Oracle missed the cloud boat - is it doing the same with AI?

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Oracle is reportedly spending billions of dollars on Nvidia chips as well as AMD silicon and Ampere CPUs in a move that’s intended to make the company’s cloud service more attractive to a new wave of artificial intelligence (AI) companies.

The move appears to show the company taking its first serious steps towards pursuing a footing in the burgeoning generative AI market, one that’s really only taken flight over the past 12 months.

But it will doubtless be looking to avoid the same approach it took with cloud computing, where it arrived on the scene too late, only to find itself unable to claw back any meaningful market share from what we now consider the ‘big three’ hyperscalers: Microsoft Azure, AWS, and Google Cloud.

Oracle joined the cloud computing world only six years ago, considerably later than the ‘big three’. Recent studies put the company some way behind in terms of usage compared to its rivals.

“Oracle's Gen2 Cloud has quickly become the number-one choice for running generative AI workloads”, Ellison said in Oracle’s FY2023 Q4 earnings statement before highlighting the company’s GPU cluster technology. 

He also said “AI development companies have recently signed contracts to purchase more than $2 billion of capacity in Oracle's Gen2 Cloud”.

Is Oracle behind in generative AI?

In a recent interview, Jefferies analyst Brent Thill said that Oracle had some way to go in order to catch up with the leaders in the AI field. 

He referenced a $2 billion investment into AI at Oracle too, adding that competitors will be "seeing multiple times that [sum]". Though, Oracle has since clarified that the $2 billion figure Thill mentioned was 'incorrect' and that it has not announced a specific sum related to its AI investment generally.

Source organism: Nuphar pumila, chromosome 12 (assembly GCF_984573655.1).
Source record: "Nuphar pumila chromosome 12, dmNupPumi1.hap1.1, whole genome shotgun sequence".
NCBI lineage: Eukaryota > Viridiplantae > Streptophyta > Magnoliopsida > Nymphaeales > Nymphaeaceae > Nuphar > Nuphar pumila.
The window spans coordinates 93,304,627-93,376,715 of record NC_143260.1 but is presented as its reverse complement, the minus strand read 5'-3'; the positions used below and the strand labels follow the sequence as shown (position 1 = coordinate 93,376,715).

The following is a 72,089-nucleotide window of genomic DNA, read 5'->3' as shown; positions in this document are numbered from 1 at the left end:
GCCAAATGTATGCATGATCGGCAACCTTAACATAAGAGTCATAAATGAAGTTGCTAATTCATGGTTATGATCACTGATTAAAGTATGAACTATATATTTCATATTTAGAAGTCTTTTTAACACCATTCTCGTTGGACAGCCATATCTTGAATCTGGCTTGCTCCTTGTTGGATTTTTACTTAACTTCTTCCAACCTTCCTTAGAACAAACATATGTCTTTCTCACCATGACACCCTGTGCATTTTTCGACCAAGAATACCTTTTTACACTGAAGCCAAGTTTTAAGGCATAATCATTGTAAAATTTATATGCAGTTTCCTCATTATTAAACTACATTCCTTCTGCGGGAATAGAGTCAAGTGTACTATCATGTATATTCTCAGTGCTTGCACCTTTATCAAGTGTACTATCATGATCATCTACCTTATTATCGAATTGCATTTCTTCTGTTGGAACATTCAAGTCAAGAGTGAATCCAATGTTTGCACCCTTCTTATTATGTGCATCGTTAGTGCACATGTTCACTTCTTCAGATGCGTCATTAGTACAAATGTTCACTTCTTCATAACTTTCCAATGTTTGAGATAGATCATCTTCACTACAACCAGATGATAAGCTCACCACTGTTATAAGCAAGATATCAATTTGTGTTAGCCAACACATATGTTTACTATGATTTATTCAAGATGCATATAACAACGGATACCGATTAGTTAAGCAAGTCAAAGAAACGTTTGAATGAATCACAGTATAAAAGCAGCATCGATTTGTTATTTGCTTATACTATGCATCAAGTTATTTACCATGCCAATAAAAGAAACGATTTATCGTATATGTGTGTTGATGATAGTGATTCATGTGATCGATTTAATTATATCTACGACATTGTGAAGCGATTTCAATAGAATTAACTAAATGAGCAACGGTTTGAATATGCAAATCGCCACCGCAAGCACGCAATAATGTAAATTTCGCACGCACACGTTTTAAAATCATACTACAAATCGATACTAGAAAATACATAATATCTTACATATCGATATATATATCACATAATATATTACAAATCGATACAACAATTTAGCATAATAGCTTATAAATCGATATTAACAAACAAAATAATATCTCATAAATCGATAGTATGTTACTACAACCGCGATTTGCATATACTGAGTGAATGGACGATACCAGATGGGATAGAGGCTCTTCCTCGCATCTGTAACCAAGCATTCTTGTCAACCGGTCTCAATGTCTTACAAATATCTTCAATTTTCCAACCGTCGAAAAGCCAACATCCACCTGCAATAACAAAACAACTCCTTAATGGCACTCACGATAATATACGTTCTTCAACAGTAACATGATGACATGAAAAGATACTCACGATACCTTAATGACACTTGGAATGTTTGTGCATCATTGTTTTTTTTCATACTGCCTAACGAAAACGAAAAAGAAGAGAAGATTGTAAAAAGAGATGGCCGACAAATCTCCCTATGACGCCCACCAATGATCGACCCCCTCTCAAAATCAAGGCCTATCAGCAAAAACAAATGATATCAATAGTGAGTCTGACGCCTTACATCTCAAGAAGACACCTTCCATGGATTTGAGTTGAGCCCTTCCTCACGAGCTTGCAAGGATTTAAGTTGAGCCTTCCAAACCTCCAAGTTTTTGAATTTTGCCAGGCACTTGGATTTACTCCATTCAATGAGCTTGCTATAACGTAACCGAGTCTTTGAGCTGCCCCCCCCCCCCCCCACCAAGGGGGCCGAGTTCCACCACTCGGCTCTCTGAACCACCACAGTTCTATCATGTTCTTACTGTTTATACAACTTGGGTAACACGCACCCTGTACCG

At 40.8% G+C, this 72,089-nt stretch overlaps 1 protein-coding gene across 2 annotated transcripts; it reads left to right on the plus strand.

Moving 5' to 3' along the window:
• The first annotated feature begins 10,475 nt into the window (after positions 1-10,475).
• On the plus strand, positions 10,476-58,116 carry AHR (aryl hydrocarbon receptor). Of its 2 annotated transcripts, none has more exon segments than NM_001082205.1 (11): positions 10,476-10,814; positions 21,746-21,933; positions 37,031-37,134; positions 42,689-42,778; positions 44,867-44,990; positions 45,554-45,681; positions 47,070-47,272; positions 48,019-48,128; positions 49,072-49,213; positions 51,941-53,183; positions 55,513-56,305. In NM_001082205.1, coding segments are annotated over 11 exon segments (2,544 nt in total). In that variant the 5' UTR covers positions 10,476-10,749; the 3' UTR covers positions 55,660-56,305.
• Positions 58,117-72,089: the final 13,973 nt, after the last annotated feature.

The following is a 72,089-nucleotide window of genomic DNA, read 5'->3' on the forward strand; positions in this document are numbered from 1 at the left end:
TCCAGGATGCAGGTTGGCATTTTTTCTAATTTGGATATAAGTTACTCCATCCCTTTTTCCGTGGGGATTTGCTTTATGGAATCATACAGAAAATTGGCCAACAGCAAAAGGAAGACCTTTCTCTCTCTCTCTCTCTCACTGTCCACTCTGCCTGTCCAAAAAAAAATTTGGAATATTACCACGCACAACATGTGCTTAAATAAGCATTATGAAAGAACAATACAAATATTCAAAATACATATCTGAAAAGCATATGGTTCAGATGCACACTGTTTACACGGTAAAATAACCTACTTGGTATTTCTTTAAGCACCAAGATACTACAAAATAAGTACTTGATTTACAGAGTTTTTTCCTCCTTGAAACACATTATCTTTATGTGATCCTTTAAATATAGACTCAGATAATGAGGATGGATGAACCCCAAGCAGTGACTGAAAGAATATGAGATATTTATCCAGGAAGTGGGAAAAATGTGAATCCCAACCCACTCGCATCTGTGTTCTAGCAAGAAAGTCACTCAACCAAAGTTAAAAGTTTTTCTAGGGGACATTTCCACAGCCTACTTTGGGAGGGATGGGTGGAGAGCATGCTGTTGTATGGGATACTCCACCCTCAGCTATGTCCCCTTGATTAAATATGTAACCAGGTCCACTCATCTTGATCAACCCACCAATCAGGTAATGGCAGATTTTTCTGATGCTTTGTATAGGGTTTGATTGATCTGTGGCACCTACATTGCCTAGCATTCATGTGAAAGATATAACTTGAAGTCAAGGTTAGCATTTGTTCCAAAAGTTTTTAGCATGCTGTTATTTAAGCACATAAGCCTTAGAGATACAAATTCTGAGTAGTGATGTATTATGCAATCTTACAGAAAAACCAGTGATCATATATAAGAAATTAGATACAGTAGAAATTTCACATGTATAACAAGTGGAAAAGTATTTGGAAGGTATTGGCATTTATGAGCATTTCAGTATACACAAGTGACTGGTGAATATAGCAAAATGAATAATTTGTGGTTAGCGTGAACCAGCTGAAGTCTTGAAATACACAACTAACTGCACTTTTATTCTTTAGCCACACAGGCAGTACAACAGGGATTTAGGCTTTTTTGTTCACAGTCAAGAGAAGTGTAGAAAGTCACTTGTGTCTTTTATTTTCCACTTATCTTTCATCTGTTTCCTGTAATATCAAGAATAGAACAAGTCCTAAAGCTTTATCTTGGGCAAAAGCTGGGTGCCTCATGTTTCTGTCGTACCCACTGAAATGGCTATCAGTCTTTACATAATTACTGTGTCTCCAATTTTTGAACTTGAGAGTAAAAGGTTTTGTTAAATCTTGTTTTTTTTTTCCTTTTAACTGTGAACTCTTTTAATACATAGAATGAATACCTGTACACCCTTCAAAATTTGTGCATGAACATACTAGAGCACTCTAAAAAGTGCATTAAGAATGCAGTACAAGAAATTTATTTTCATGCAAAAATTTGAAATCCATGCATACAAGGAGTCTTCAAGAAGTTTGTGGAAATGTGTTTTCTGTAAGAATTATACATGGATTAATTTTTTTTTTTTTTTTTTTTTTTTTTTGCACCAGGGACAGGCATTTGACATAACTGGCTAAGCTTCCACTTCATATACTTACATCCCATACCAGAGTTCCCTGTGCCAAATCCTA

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“There’s no question that they’ve got their act together on a go-to-market as well as the technology side, but remember - they are multiple years late to the others that are ahead of them. Microsoft is like 40 laps ahead.

“When you think of the size of their business in the cloud versus AWS or Microsoft, it’s not even a fair comparison.”

Thill’s assessment is based on decades of monitoring Oracle, a company that has plenty of experience when it comes to the vast data loads of generative AI thanks to its enterprise database products.

“They’re engaged, but they are not where the others are at,” he added.

Referring to the AI wave, he said “if this tide lifts all boats, the other boats are way better boats”.

Oracle's "practical" AI approach

Chris Pang, VP analyst at Gartner, described Oracle as “radically practical”.

“They are very focused on the enterprise market, their customers and, as a result of that - in terms of how they innovate in different technologies - there always needs to be that business case for them to make that investment and also the use cases where it can actually add value.

Pang told ITPro that Oracle had been investing heavily in AI in recent years, but had been concentrating on its business applications and underlying technology platforms.

“It’s really been focused on a couple of areas,” he said.

One was the autonomous database and the other was adding capabilities such as predictive analysis and tools to do more with the data held in an enterprise’s databases.

Pang was at pains to differentiate types of AI - for example, machine learning, which has been deployed by many vendors over a number of years - and said “where we're heading towards now is this new frontier, which is around generative AI”. 

“And that's where I'd say it’s still kind of early days for Oracle, compared to perhaps some of its peers in the market."

Can Oracle catch up?

Ellison’s announcement indicating billions will be spent in order to attract AI workloads comes on top of recent feverish activity by the company in the AI sphere. 

It recently announced a collaboration with Cohere and plans to develop enterprise-level generative AI services.